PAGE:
The term “therapy” is an interesting one and worth thinking about for a moment. It implies that something is “wrong” and needs to be put “right”, that a patient who feels bad ought to feel better, happier and so on. The therapist is someone who helps you along this journey. Unlike with manualised therapies there is no step-by-step programme to follow. Sessions are unstructured, i.e. what you talk about is entirely your choice. You will not get homework and there is no expectation on you to do anything in order to be “a good patient”. It is a space to talk. Your therapist helps you understand what is going on in your unconscious and how this impacts on your daily life.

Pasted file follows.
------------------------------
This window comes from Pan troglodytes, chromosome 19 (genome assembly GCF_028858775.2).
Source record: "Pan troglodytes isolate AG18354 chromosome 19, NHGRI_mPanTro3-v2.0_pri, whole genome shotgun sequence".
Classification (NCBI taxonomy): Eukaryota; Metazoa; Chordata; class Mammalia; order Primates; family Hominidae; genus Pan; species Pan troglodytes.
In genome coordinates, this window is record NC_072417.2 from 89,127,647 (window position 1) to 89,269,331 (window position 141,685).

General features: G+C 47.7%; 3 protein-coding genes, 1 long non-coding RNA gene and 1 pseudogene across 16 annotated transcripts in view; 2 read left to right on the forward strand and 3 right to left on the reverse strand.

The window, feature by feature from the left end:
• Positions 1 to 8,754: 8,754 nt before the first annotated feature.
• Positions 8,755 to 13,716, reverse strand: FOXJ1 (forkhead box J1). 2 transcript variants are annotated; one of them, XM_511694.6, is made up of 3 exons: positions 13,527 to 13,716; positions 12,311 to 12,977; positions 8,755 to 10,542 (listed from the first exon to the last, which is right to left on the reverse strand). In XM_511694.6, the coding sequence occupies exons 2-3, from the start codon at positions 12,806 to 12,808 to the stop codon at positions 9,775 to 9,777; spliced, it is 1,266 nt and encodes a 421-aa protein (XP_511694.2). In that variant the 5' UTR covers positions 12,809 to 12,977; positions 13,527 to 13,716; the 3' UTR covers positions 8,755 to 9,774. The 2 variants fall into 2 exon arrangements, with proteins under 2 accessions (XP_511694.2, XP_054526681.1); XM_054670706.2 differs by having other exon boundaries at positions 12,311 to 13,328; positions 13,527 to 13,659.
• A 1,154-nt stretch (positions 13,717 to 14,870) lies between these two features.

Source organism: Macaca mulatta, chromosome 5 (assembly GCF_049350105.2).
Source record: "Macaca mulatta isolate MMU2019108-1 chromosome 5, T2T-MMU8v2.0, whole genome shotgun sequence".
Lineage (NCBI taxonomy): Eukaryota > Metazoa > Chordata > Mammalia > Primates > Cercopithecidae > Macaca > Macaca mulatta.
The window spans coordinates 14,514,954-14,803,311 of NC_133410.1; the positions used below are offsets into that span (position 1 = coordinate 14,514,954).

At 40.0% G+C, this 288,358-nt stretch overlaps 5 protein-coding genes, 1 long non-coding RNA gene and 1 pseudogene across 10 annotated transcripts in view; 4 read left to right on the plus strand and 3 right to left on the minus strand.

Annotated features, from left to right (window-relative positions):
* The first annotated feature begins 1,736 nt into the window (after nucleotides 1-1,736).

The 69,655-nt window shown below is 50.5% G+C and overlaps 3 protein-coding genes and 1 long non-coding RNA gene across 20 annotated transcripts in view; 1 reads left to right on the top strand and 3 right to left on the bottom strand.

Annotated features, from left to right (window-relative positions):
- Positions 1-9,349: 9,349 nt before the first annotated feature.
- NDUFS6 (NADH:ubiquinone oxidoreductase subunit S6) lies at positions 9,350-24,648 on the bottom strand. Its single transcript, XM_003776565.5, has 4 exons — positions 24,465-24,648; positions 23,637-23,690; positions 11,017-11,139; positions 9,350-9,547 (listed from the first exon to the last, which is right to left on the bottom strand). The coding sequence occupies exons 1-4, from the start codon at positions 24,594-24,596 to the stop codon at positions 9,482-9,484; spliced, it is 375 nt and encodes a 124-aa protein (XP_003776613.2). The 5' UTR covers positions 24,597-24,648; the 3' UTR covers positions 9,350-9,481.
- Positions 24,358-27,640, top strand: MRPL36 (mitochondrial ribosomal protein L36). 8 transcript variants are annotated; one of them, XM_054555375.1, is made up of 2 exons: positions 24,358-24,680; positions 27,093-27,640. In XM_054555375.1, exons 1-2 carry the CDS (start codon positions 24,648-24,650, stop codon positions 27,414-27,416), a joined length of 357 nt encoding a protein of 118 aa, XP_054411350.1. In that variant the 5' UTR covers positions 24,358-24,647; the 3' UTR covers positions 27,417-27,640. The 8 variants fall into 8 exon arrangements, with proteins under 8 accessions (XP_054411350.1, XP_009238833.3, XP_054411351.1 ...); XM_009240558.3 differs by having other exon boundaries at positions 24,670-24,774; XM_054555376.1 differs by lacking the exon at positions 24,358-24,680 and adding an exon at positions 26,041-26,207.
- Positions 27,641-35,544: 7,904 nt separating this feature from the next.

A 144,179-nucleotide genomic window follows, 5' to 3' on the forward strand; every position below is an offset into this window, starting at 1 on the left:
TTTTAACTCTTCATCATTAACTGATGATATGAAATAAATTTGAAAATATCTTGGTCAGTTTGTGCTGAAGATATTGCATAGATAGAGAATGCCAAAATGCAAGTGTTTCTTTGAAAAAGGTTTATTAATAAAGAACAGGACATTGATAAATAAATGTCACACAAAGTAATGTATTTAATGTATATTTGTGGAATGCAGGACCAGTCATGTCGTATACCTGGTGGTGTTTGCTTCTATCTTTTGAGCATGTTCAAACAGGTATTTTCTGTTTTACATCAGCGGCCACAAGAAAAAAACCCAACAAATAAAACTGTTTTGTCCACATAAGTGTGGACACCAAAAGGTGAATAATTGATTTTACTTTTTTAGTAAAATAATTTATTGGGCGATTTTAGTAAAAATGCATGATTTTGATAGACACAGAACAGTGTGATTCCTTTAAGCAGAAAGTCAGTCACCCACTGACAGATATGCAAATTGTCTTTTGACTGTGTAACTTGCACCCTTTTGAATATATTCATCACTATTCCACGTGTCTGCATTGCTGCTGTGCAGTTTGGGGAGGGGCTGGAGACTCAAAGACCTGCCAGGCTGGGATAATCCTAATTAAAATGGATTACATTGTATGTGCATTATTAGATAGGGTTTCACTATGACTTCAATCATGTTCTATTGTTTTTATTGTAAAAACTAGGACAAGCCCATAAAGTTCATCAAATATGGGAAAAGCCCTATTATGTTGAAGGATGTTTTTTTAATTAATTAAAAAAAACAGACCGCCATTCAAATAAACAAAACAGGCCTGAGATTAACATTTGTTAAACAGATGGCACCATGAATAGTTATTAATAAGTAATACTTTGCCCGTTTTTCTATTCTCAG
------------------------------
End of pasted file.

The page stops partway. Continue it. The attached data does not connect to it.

By getting to know yourself better, and by using the relationship with your therapist as a kind of laboratory for relating to other people, you may find that you gradually feel less controlled by your symptoms, that they may even disappear completely, and that you are better able to cope with a whole range of other situations that life throws at you. Psychotherapy takes time (months or even years) because it acknowledges that problems we have developed over a lifetime cannot be solved over night, that change at a fundamental level of our personality cannot be forced or rushed. The pace is different for everyone. You may not want to stop talking in the beginning, or you may find no words at all to describe how you feel for a long time. A psychoanalytic psychotherapist will listen to you, explore your thoughts and feelings with you, sometimes challenge you, but will not tell you what to do.